Quantcast

A community for students. Sign up today!

Here's the question you clicked on:

55 members online
  • 0 replying
  • 0 viewing

missashleyn

  • one year ago

If f(x) = 4x + 1 and g(x) = x2 – 2x + 1, what is f(g(x)) ? 4x2 – 8x + 5 4x2 + 2x + 2 x2 + 2x + 2 x2 – 2x + 2

  • This Question is Closed
  1. theLiminator
    • one year ago
    Best Response
    You've already chosen the best response.
    Medals 2

    4(x^2-2x+1)+1=f(g(x)) 4x^2-8x+4+1=f(g(x)) f(g(x))=4x^2-8x+5

  2. theLiminator
    • one year ago
    Best Response
    You've already chosen the best response.
    Medals 2

    Sub g(x) into wherever x is inside f(x)

  3. missashleyn
    • one year ago
    Best Response
    You've already chosen the best response.
    Medals 0

    That makes no sense to me lol is it the first answer?

  4. theLiminator
    • one year ago
    Best Response
    You've already chosen the best response.
    Medals 2

    yeah

  5. missashleyn
    • one year ago
    Best Response
    You've already chosen the best response.
    Medals 0

    Thank you!

  6. theLiminator
    • one year ago
    Best Response
    You've already chosen the best response.
    Medals 2

    let's call g(x) something you are more familiar with, like g(x) = y, then sub that into f(g(x)) Which gives you f(y)=4x+1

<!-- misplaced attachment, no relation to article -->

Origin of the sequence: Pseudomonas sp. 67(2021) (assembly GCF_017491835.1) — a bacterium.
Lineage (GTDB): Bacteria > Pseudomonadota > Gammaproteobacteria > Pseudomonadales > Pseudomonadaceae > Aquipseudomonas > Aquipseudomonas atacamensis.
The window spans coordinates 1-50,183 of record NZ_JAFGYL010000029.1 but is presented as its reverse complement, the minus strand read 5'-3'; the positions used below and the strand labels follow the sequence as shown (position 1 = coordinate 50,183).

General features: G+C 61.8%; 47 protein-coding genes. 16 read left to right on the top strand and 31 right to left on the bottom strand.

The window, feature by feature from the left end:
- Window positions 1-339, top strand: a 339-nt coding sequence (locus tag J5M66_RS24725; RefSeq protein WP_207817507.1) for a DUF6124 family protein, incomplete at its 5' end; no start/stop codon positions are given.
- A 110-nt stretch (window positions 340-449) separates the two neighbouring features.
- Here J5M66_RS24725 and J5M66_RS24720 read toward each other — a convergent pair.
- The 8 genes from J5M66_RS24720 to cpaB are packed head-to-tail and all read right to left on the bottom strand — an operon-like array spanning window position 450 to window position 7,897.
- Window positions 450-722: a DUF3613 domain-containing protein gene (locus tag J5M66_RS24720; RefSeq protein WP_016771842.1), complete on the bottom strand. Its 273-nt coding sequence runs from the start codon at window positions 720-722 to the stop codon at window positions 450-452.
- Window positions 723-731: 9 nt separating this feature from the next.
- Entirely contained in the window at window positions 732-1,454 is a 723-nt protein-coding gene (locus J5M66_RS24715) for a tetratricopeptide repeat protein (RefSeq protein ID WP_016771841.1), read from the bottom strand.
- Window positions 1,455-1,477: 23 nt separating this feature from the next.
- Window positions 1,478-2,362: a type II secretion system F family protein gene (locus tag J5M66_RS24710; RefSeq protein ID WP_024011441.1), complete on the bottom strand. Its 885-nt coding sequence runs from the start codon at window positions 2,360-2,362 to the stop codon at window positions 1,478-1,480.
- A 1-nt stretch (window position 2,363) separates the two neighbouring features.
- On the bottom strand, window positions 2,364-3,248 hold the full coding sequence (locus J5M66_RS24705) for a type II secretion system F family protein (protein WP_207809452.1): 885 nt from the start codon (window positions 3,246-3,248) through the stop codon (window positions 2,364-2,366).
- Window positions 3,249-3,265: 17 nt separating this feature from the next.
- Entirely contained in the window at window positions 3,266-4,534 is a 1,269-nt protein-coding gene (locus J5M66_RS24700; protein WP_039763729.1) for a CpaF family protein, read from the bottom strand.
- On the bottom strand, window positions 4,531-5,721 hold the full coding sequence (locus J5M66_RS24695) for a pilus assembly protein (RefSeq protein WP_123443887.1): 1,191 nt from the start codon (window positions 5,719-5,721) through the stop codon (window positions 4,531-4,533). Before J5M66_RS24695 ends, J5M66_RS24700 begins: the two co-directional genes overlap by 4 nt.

7. theLiminator
    • one year ago
    Best Response
    You've already chosen the best response.
    Medals 2

    Since you substitute whatever is inside f() into any x you have in your function, you'll get 4(y)+1=f(y) Then just resub y=g(x) = x^2 – 2x + 1

  8. Not the answer you are looking for?
    Search for more explanations.

    Search OpenStudy
    • Attachments:

Ask your own question

Ask a Question
Find more explanations on OpenStudy

Your question is ready. Sign up for free to start getting answers.

spraguer (Moderator)
5 → View Detailed Profile

is replying to Can someone tell me what button the professor is hitting...

23

  • Teamwork 19 Teammate
  • Problem Solving 19 Hero
  • You have blocked this person.
  • ✔ You're a fan Checking fan status...

Thanks for being so helpful in mathematics. If you are getting quality help, make sure you spread the word about OpenStudy.

This is the testimonial you wrote.
You haven't written a testimonial for Owlfred.